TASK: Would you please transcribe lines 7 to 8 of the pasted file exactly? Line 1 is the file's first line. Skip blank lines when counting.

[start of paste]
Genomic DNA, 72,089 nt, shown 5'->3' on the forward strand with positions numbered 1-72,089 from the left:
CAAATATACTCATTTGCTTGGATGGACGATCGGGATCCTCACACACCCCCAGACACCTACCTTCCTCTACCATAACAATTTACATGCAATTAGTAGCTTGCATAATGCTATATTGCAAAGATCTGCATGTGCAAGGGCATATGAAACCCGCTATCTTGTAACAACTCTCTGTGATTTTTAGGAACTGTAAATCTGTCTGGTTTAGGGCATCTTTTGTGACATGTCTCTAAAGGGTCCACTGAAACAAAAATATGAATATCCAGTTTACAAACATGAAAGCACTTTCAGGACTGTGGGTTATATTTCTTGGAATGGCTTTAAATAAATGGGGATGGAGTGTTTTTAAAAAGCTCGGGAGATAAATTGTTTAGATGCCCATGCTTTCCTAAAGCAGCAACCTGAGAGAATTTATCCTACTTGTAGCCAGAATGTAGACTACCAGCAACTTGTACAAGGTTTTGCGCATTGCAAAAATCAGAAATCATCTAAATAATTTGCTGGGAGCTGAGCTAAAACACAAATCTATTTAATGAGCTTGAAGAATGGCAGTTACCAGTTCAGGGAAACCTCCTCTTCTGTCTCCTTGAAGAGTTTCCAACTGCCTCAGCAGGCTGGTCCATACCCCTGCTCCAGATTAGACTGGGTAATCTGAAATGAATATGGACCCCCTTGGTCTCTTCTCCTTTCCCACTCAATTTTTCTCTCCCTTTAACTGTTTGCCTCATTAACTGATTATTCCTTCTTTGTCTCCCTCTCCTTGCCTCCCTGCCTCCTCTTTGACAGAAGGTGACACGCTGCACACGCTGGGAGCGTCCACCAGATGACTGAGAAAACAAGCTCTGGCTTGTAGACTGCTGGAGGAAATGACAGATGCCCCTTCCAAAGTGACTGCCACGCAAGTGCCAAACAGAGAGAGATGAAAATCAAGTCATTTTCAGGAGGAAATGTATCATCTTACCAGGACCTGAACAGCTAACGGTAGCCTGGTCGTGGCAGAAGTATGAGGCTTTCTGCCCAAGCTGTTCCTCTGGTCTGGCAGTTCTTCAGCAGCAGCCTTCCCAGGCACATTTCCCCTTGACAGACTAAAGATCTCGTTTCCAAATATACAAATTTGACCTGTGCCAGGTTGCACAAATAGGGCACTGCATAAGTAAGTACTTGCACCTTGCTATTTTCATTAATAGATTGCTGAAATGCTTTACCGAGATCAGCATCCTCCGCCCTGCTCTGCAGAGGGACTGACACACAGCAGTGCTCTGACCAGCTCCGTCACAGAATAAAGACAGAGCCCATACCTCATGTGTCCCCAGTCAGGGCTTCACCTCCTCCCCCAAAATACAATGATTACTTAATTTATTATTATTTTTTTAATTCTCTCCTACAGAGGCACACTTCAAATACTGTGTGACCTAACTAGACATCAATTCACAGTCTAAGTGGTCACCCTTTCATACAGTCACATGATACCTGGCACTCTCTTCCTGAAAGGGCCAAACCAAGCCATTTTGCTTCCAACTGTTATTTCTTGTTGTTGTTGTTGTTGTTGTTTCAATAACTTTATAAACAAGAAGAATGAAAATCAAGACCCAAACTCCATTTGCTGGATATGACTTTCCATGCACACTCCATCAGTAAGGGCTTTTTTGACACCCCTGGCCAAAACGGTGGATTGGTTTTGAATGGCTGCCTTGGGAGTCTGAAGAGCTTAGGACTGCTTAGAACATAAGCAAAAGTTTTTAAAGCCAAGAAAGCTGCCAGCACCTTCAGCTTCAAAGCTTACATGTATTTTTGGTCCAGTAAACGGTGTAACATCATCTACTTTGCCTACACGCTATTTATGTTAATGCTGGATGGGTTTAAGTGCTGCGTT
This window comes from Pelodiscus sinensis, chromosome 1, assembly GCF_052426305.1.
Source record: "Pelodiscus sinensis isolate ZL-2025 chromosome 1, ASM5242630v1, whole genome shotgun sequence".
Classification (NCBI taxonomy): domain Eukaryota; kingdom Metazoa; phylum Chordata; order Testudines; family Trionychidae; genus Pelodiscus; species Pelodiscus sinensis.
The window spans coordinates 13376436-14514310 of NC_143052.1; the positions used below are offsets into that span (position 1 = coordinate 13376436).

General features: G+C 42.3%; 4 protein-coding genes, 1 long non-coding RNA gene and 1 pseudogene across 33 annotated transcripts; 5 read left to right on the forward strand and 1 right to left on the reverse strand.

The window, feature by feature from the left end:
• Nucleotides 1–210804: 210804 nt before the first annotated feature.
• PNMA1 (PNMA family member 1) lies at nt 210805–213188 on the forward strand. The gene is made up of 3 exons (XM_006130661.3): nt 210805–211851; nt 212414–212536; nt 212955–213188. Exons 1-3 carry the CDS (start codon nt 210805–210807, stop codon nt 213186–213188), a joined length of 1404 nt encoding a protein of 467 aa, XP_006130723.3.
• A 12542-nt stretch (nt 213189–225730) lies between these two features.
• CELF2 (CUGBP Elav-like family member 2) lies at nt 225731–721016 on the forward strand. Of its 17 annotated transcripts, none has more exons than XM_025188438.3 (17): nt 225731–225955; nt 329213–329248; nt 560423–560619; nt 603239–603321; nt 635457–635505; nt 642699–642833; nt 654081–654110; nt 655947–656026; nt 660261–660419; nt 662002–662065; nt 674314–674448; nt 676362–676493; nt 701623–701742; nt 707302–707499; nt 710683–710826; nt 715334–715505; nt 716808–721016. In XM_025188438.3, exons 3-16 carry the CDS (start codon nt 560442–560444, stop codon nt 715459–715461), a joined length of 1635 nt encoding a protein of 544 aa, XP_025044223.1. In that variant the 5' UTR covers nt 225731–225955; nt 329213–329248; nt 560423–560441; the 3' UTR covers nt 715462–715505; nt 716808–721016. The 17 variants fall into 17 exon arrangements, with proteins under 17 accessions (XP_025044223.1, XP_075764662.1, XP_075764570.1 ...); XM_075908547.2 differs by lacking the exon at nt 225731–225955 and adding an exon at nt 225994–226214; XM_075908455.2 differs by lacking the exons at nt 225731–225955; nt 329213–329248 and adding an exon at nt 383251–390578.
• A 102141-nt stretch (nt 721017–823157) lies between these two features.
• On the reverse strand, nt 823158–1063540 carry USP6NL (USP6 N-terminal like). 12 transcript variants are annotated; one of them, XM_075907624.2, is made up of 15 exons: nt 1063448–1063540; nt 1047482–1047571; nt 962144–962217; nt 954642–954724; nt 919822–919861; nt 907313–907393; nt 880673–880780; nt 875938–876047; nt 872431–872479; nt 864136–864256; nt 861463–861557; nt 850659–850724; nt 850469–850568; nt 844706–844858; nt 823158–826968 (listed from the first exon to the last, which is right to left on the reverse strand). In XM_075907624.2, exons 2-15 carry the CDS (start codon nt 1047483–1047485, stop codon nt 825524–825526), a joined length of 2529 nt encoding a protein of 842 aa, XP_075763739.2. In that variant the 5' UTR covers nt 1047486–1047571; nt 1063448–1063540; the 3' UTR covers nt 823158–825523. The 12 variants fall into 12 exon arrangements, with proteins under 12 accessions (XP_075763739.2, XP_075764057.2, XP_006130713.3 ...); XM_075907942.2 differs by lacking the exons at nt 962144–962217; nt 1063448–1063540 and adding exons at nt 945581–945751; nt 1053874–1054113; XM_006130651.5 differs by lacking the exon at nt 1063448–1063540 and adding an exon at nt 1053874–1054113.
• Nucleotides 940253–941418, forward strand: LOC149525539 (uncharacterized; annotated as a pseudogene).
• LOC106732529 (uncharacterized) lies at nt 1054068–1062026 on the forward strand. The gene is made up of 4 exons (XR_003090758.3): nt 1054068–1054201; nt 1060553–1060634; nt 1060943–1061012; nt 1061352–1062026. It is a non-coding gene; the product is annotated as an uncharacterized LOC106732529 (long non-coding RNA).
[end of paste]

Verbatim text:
General features: G+C 42.3%; 4 protein-coding genes, 1 long non-coding RNA gene and 1 pseudogene across 33 annotated transcripts; 5 read left to right on the forward strand and 1 right to left on the reverse strand.

The window, feature by feature from the left end: